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The Coming Evolution of BAS Design
A good BAS design starts
with a well thought-out
Paul Ehrlich & Ira Goldschmidt
We all would agree that the commercial building HVAC industry continues to become more complex, both for designers and contractors. With the need to meet ever-stringent energy and IAQ standards, achieve LEED certification, adding intelligent building capabilities, etc., along the always-shrinking design fees and building space available for systems it’s a wonder that new buildings work as well as they do. Experience shows that the major issues of concern to a design engineer are that the equipment must fit and it can’t be undersized; thereafter, there is usually some leeway concerning the use of “performance-based” design criteria so that the project’s design can be completed for the fee available.
BAS’s are no different than the industry in general - the technology has continually become more complex which has led to a more challenging design process. Because of this challenge there are appears to be two philosophies towards design that are being used or considered:
· BAS Design should continue to be the responsibility of the design engineer, though a performance-based design is sufficient.
· BAS Design should be relegated to the temperature controls contractor. This includes development of the sequence of operation and a point list.
The first choice is clearly that which is being used on the majority of current projects. There are a lot of good reasons for this especially since it is pretty much “the way it has always been done”. More importantly the engineer has the most detailed knowledge of the systems’ intended operation and functional requirements, knowledge that is key to the BAS design process. However, the growing acceptance of a more performance-based design is one of the main sources for the controls issues that result from many of today’s projects. Why?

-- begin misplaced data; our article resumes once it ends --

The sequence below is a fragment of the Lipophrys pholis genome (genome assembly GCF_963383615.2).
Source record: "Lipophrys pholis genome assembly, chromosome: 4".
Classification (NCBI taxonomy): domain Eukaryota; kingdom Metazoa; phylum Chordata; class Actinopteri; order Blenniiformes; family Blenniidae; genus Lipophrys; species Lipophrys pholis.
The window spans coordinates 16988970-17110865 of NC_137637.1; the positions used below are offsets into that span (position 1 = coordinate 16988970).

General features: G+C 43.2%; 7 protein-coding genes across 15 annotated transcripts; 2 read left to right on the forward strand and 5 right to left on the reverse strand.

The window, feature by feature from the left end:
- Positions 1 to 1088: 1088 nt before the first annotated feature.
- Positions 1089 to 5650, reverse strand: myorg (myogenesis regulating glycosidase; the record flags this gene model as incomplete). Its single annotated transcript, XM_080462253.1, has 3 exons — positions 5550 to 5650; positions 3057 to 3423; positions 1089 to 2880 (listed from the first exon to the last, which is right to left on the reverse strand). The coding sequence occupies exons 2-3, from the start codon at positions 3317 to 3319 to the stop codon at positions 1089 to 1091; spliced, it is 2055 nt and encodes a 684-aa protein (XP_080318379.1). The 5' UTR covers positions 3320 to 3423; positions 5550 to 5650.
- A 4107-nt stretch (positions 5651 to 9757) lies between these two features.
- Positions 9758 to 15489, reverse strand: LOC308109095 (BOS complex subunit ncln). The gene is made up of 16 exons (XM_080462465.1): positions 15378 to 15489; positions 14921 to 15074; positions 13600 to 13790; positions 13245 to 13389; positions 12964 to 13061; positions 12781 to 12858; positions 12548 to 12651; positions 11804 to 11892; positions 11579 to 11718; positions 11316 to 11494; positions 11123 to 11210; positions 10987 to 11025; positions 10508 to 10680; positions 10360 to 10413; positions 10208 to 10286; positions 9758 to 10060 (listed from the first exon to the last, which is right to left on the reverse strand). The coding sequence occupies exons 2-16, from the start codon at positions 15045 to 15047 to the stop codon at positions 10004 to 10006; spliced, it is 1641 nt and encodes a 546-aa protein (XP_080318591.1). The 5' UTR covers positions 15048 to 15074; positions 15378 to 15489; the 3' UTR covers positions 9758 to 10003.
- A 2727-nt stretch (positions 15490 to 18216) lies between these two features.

With the current standard practice of using open protocols to connect the BAS to chillers, RTU’s, VFD’s, etc. there is no one generic “performance” design that can adequately cover the design detail variations between the various equipment manufacturers involved. Unfortunately, a prescriptive BAS design usually takes more time or, at least, requires specialized controls knowledge on the part of the engineer. Unfortunately, the training needed for this knowledge is difficult to come by and, when available, is generally not being provided. A traditional mechanical or architectural engineering degree program provides very little training on the intricacies of modern commercial controls. Secondly, the multi-disciplinary subjects involved (control theory is an electrical engineering subject, open protocols knowledge is grounded in data communications, etc.). The best way to gain this knowledge is via the actual hands-on training that a controls technician receives, but this is unfortunately a career path that most degreed engineers do not normally take.
So what about the second approach (which is often discussed but rarely used)? There are theoretically some advantages to this approach IF the temperature controls contractor is selected as a “design-assist” partner early in the design process. Of course, this unusual step can only be achieved via a paradigm shift in how GC’s/MC’s do business. However, we believe that this approach would help to develop the “Systems Integrator” function within the construction industry (a concept which our industry has talking about for years without much result). Therefore we encourage owners, engineers and contractors to take the bold step of trying this approach so that the short-comings discussed above can be addressed. Simply put, the involvement of a knowledgeable controls contractor early in the project would reduce the need for generic product specifications and would allow the design to be based on the actual product/equipment capabilities to be provided.
Barring any change to how the industry provides BAS’s we need to stress something that this column has stated in the past. A good BAS design starts with a well thought-out sequence of operation and point list (one based on the actual equipment-provided controls expected). With that in hand maybe the design philosophy chosen isn’t all that important after all!
About the Authors
and Ira first worked together on a series of ASHRAE projects including the
BACnet committee and Guideline 13 – Specifying DDC Controls. The formation of
Building Intelligence Group provided them the ability to work together
professionally providing assistance to owners with the planning, design and
development of Intelligent Building Systems. Building Intelligence Group
provides services for clients worldwide including leading Universities,
Corporations, and Developers. More information can be found at
www.buildingintelligencegroup.com We also invite you to contact us
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